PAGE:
With the March update, the EVE client chat interface will be getting a complete overhaul, according to a recent Dev Blog. As part of this update, CCP will no longer be including voice chat in game. The change comes as part of an ongoing effort to update the client and prepare it for future iterations as the game reaches the midway point of its second decade.
Voice chat, in particular, was an unused feature which stood in the way of CCP’s plans to release an updated 64-bit client which would be better optimized for modern computers. “At present, EVE Voice is used by just 0.4% of our active pilots,” writes CCP Falcon in the blog. Today, most players use Mumble, TeamSpeak, or Discord for voice chat functionality. With so few pilots using it, it makes little sense to continue including the in-game voice chat in the new chat.
“It’s currently one of several more things holding us back from developing a 64-bit EVE client.” Last year, the Captain’s Quarters were removed for similar reasons. Asked on the official forum discussion post if there was a list of other blockers to developing a 64-bit client, CCP Explorer told us there are “no other known blockers.” This may indicate that a 64-bit client could be ready in the foreseeable future.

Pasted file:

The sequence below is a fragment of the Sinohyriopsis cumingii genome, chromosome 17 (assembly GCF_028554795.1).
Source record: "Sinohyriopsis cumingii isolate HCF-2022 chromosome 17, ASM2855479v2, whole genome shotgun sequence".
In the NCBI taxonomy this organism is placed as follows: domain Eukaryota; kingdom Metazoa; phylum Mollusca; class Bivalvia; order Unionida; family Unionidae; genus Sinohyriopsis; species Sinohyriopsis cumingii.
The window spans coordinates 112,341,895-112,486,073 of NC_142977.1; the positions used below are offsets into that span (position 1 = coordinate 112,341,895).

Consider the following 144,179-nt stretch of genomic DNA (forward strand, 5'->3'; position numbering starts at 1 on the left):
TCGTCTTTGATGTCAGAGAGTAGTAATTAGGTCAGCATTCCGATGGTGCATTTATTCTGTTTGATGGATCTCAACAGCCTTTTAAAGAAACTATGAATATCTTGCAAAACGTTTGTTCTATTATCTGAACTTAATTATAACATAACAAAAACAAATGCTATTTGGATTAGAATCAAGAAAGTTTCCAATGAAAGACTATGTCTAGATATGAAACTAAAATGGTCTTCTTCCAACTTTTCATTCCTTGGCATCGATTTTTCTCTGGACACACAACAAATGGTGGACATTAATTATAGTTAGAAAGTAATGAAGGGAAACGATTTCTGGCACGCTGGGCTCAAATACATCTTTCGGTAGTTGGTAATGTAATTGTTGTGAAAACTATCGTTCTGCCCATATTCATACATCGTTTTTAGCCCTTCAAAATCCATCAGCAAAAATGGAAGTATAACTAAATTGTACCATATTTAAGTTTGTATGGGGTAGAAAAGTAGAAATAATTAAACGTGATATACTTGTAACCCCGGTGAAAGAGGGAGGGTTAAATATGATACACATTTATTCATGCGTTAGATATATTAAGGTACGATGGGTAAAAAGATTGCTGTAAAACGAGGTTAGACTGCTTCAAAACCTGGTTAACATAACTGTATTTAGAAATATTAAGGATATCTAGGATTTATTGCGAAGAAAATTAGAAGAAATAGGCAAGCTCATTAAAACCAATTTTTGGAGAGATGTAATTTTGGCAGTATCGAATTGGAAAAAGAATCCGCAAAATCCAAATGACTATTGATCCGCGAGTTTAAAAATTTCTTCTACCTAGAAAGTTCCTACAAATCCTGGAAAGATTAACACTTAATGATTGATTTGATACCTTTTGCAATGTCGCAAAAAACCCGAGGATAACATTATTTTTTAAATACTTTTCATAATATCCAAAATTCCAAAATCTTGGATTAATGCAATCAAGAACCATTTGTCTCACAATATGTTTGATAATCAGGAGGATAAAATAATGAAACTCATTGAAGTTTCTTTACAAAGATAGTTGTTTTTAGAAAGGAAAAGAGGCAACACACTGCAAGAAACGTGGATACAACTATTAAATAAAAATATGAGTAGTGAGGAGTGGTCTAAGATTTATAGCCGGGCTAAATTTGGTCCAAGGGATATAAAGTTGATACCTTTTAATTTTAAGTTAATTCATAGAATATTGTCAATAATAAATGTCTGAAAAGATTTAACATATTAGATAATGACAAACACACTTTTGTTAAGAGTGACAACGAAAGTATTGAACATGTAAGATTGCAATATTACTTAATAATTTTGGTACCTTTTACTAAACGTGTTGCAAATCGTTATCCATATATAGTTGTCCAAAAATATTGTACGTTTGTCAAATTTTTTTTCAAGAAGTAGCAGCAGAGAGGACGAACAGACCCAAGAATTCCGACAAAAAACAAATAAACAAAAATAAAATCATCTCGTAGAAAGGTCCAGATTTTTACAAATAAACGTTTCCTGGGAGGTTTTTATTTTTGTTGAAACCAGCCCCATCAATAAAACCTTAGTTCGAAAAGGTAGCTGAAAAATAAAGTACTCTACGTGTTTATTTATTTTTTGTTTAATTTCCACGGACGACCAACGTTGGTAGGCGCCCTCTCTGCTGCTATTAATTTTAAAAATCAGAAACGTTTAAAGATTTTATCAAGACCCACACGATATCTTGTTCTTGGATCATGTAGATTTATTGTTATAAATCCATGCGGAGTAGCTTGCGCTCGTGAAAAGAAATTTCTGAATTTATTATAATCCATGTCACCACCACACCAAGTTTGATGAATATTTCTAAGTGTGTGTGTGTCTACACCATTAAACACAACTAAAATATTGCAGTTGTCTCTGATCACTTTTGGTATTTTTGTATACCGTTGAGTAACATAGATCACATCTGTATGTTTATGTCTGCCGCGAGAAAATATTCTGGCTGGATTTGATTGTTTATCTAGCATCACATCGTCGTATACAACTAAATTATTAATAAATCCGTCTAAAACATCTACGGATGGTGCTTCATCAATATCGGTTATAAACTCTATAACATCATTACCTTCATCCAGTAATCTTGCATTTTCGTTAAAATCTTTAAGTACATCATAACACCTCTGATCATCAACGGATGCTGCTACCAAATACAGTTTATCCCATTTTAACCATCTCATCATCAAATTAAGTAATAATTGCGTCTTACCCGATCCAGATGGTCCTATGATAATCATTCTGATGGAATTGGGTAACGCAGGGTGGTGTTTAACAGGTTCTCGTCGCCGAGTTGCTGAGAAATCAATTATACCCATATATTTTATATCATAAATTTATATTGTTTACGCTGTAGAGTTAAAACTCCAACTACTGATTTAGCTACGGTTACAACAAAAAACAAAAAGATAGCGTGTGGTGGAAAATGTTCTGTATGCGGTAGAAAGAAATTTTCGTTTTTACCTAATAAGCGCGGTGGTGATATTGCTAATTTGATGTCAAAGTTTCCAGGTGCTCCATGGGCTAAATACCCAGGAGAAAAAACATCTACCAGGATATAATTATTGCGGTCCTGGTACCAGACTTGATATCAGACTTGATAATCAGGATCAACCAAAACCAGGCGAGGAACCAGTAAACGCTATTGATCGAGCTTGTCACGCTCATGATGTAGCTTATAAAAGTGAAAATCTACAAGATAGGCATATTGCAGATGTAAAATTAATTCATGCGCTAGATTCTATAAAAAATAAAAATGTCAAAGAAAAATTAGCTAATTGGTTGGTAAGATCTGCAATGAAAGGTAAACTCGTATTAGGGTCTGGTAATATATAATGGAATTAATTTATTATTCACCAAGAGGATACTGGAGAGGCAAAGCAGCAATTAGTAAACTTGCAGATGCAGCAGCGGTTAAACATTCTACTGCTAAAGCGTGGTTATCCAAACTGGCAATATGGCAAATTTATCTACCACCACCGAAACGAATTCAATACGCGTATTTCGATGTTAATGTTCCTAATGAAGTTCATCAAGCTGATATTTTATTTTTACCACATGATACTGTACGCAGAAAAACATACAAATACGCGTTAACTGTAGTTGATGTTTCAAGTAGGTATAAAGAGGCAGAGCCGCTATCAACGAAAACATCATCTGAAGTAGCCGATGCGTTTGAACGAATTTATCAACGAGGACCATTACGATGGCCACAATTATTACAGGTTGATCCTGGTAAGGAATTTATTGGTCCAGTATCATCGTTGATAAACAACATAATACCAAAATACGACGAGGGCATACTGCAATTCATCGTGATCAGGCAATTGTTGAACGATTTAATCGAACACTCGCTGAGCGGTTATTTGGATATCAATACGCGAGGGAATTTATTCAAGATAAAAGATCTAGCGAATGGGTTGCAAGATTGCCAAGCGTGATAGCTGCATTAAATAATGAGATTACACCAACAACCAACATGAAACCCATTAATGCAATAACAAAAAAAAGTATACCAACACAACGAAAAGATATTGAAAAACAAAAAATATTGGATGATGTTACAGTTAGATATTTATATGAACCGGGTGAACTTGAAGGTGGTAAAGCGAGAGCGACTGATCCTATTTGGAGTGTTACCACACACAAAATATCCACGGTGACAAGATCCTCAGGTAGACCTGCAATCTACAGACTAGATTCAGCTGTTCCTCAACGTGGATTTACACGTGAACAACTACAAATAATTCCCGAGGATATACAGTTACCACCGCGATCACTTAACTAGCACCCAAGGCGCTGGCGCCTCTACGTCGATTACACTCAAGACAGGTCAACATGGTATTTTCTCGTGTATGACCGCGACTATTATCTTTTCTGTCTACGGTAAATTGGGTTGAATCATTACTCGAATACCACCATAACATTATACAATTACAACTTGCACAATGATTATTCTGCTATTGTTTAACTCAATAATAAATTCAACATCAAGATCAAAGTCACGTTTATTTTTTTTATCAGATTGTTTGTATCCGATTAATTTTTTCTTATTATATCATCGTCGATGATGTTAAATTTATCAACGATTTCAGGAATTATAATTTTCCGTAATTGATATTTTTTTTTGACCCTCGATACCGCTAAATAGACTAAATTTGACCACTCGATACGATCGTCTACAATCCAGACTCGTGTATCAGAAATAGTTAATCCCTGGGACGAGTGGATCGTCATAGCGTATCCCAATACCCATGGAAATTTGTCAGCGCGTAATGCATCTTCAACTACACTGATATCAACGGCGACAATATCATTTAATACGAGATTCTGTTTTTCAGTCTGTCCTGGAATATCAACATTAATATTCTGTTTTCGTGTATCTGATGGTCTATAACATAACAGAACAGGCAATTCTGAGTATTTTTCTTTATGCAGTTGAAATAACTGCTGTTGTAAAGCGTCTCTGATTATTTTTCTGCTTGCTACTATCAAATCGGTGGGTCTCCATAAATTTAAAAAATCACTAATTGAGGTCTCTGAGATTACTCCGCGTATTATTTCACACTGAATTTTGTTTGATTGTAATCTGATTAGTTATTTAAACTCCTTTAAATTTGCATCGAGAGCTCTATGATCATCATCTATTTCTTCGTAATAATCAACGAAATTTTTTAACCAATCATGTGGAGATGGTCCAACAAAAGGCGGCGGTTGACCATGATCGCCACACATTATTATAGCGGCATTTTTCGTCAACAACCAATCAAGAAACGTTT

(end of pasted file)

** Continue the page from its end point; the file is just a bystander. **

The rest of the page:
The new chat system will be based on XMPP protocol, which could also pave the way for third party or non-client integration to the chat. The Extensible Messaging and Presence Protocol (XMPP), originally called Jabber, is an open source messaging platform designed for integrated use across multiple applications. As such, there may be an opportunity to communicate with other players in client from mobile devices, or from other devices without being logged completely into the game.
While CCP hasn’t announced either way if there are plans to allow this level of integration, any move towards a modern system is a welcome one. The current chat system, in place since launch, is a custom solution. If updating the chat and getting rid of voice are the only things holding us back from a client optimized for modern computers, then this is certainly a welcome change.